At the grocery store I recently paid for $92 worth of groceries. I asked for $60 cash back on my purchase. The cashier froze, paused and stammered “Ok, soooo…. How much will that be?” The bagger saved the day and helped with the math.
I was shocked that 92+60 caused so much difficulty. What surprised me more over the next month was how often a cashier stumbled with similar, simple “mental math.”
The Ontario Ministry of Education defines mental math as: “Doing calculations in the mind, with little or no use of paper and pencil or calculator.”
In practical ways, simple, mental math means almost instantly knowing the answer – in your head – to questions like 92+60.
Why is this important?
There are practical reasons. When you’re at the checkout it’s nice to verify that the cashier is giving the correct change, quickly, without the need of a calculator. Mistakes happen more often than I’d like to think.
In a bigger life context mastering mental math is useful to everyday tasks.
I’m talking about figuring out how much paint to buy for a room that is 11 feet by 9 feet with 8 foot ceilings (320 square feet of wall space, not accounting for window or door or ceiling.)
… Or figuring out how much it will cost to take 8 kids to a birthday party movie at $8 each plus snack pack of $4.
In the classroom, mental math is crucial for higher level math. I’m not talking about 3rdyear university calculus. Word problems and bigger concepts will suffer if all the student’s mental energy revolves around simple math calculations.
The National Research Council found that “The more automatically a procedure can be executed, the less mental effort is required. Since each person has a limited amount of mental effort that he or she can expend at any one time, more complex tasks can be done well only when some of the subtasks are automatic.” (NRC, 2001)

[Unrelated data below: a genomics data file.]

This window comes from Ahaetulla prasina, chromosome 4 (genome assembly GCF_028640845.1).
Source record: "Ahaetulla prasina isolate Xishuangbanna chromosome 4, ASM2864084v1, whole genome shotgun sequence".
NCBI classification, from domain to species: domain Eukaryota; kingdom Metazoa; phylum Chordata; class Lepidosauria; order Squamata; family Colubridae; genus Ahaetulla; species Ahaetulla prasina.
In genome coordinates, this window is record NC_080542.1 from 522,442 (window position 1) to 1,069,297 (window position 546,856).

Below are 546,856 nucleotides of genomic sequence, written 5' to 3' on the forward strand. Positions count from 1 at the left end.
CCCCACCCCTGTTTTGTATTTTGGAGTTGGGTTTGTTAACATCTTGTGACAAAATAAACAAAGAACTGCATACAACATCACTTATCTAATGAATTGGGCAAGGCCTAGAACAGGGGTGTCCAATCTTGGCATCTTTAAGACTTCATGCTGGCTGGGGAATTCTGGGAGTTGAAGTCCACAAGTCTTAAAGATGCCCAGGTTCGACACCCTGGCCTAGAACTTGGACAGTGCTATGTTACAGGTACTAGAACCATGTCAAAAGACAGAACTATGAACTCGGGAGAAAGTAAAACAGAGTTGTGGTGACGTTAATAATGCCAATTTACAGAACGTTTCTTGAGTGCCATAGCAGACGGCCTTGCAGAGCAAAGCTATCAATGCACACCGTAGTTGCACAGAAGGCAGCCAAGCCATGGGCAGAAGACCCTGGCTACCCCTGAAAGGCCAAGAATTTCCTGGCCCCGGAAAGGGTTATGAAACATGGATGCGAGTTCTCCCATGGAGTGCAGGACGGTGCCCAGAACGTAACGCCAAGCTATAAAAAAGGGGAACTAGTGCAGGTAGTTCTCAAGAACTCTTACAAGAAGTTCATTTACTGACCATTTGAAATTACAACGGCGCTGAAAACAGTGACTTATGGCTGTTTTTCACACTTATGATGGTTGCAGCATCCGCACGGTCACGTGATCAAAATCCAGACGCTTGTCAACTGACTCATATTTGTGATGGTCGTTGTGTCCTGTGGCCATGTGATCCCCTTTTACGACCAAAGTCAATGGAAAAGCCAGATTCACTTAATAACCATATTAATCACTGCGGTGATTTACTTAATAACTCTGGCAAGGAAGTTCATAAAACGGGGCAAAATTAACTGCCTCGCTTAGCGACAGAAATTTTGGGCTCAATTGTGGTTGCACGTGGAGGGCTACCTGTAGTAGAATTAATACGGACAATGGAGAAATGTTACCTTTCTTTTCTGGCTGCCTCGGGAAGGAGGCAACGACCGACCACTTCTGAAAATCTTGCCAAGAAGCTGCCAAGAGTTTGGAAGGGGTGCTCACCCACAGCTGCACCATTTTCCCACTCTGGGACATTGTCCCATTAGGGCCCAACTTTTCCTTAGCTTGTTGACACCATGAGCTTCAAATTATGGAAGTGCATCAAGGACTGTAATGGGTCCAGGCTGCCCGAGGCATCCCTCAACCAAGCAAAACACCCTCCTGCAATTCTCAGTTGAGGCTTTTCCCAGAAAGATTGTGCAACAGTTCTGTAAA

What do we do to help our children?
I believe it is important for students to learn simple math by rote… so that the answer to 92 + 60 is automatic. They should learn simple math including times tables by memory.
How can students acquire this knowledge? It’s not fancy. Practice.
In elementary classes I do short “Mad Mental Math” by placing 20 simple math questions around the room on “vertical, non permanent surfaces”. I encourage students to work quickly, support each other. There are no calculators allowed! It’s exciting, fun and involves all levels of math students.
I’ll also do a game-show style quiz where students answer simple math questions verbally or on paper. It’s lightning fast, a little crazy and fun.
For both activities, we go over the answers as a class and ask students to explain strategies they found useful to figure out the answers.
If young students automatically know simple mental math, bigger concepts come more easily…
• Laura Wheeler. nd. “Visibly random groups & Vertical non-permanent surfaces.” https://mslwheeler.wordpress.com/2014/11/09/visibly-random-groups-vertical-non-permanent-surfaces/
• National Research Council. (2001). “Adding it up: Helping children learn mathematics.” Washington, DC: National Academies Press. (page 351) – sourced from “Focusing on the Fundamentals of Math: A TEACHER’S GUIDE,” below.
• Ontario Ministry of Education. (2018). “Focusing on the Fundamentals of Math: A TEACHER’S GUIDE.”http://www.edu.gov.on.ca/eng/teachers/teacher_guide_math_en.pdf